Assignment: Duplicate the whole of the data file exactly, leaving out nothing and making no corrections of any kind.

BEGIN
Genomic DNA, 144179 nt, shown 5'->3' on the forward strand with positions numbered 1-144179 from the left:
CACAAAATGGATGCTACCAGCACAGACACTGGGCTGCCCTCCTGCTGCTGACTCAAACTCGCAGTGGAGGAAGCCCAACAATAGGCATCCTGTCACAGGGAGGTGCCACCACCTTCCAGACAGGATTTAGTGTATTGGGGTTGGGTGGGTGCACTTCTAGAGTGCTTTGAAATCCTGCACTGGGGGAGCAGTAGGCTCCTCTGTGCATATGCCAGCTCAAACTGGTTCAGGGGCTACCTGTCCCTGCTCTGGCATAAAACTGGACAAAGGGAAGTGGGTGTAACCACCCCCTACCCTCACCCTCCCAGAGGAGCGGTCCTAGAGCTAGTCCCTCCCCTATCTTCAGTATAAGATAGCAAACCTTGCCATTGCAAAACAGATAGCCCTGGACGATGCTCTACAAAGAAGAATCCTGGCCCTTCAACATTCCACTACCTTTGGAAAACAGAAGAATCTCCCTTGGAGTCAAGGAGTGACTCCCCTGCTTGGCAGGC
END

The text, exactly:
Genomic DNA, 144179 nt, shown 5'->3' on the forward strand with positions numbered 1-144179 from the left:
CACAAAATGGATGCTACCAGCACAGACACTGGGCTGCCCTCCTGCTGCTGACTCAAACTCGCAGTGGAGGAAGCCCAACAATAGGCATCCTGTCACAGGGAGGTGCCACCACCTTCCAGACAGGATTTAGTGTATTGGGGTTGGGTGGGTGCACTTCTAGAGTGCTTTGAAATCCTGCACTGGGGGAGCAGTAGGCTCCTCTGTGCATATGCCAGCTCAAACTGGTTCAGGGGCTACCTGTCCCTGCTCTGGCATAAAACTGGACAAAGGGAAGTGGGTGTAACCACCCCCTACCCTCACCCTCCCAGAGGAGCGGTCCTAGAGCTAGTCCCTCCCCTATCTTCAGTATAAGATAGCAAACCTTGCCATTGCAAAACAGATAGCCCTGGACGATGCTCTACAAAGAAGAATCCTGGCCCTTCAACATTCCACTACCTTTGGAAAACAGAAGAATCTCCCTTGGAGTCAAGGAGTGACTCCCCTGCTTGGCAGGC